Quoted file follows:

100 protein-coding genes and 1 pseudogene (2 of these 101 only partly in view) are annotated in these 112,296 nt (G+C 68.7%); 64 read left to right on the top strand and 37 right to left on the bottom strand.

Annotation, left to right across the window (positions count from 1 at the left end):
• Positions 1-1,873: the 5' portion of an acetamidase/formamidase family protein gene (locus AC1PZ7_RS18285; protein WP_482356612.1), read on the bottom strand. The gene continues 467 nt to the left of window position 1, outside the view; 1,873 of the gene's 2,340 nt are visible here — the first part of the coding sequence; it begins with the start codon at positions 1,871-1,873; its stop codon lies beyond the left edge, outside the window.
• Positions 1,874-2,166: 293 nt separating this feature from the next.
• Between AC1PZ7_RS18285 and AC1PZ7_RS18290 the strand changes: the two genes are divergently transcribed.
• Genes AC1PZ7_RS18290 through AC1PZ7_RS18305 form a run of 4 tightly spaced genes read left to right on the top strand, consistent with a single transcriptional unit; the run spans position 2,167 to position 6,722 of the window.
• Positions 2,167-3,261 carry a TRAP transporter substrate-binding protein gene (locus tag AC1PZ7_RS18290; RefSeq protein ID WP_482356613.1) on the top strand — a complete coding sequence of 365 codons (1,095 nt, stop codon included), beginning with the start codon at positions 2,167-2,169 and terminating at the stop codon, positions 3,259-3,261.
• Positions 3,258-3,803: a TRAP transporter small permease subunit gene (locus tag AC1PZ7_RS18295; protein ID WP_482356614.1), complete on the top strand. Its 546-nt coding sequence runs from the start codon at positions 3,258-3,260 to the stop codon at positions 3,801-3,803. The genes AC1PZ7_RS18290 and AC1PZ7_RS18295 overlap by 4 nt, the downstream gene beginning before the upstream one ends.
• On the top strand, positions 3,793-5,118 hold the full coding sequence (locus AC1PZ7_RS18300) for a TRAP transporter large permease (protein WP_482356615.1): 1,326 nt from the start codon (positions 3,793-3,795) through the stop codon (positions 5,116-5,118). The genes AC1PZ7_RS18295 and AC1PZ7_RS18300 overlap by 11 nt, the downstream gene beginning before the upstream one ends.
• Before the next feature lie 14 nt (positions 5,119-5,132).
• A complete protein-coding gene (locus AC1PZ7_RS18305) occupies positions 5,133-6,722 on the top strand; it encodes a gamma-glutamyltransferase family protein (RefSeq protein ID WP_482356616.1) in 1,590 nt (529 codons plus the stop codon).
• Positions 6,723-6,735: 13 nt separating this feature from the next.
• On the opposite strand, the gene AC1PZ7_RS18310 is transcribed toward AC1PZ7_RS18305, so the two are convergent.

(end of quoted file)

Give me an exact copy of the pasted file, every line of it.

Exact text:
100 protein-coding genes and 1 pseudogene (2 of these 101 only partly in view) are annotated in these 112,296 nt (G+C 68.7%); 64 read left to right on the top strand and 37 right to left on the bottom strand.

Annotation, left to right across the window (positions count from 1 at the left end):
• Positions 1-1,873: the 5' portion of an acetamidase/formamidase family protein gene (locus AC1PZ7_RS18285; protein WP_482356612.1), read on the bottom strand. The gene continues 467 nt to the left of window position 1, outside the view; 1,873 of the gene's 2,340 nt are visible here — the first part of the coding sequence; it begins with the start codon at positions 1,871-1,873; its stop codon lies beyond the left edge, outside the window.
• Positions 1,874-2,166: 293 nt separating this feature from the next.
• Between AC1PZ7_RS18285 and AC1PZ7_RS18290 the strand changes: the two genes are divergently transcribed.
• Genes AC1PZ7_RS18290 through AC1PZ7_RS18305 form a run of 4 tightly spaced genes read left to right on the top strand, consistent with a single transcriptional unit; the run spans position 2,167 to position 6,722 of the window.
• Positions 2,167-3,261 carry a TRAP transporter substrate-binding protein gene (locus tag AC1PZ7_RS18290; RefSeq protein ID WP_482356613.1) on the top strand — a complete coding sequence of 365 codons (1,095 nt, stop codon included), beginning with the start codon at positions 2,167-2,169 and terminating at the stop codon, positions 3,259-3,261.
• Positions 3,258-3,803: a TRAP transporter small permease subunit gene (locus tag AC1PZ7_RS18295; protein ID WP_482356614.1), complete on the top strand. Its 546-nt coding sequence runs from the start codon at positions 3,258-3,260 to the stop codon at positions 3,801-3,803. The genes AC1PZ7_RS18290 and AC1PZ7_RS18295 overlap by 4 nt, the downstream gene beginning before the upstream one ends.
• On the top strand, positions 3,793-5,118 hold the full coding sequence (locus AC1PZ7_RS18300) for a TRAP transporter large permease (protein WP_482356615.1): 1,326 nt from the start codon (positions 3,793-3,795) through the stop codon (positions 5,116-5,118). The genes AC1PZ7_RS18295 and AC1PZ7_RS18300 overlap by 11 nt, the downstream gene beginning before the upstream one ends.
• Before the next feature lie 14 nt (positions 5,119-5,132).
• A complete protein-coding gene (locus AC1PZ7_RS18305) occupies positions 5,133-6,722 on the top strand; it encodes a gamma-glutamyltransferase family protein (RefSeq protein ID WP_482356616.1) in 1,590 nt (529 codons plus the stop codon).
• Positions 6,723-6,735: 13 nt separating this feature from the next.
• On the opposite strand, the gene AC1PZ7_RS18310 is transcribed toward AC1PZ7_RS18305, so the two are convergent.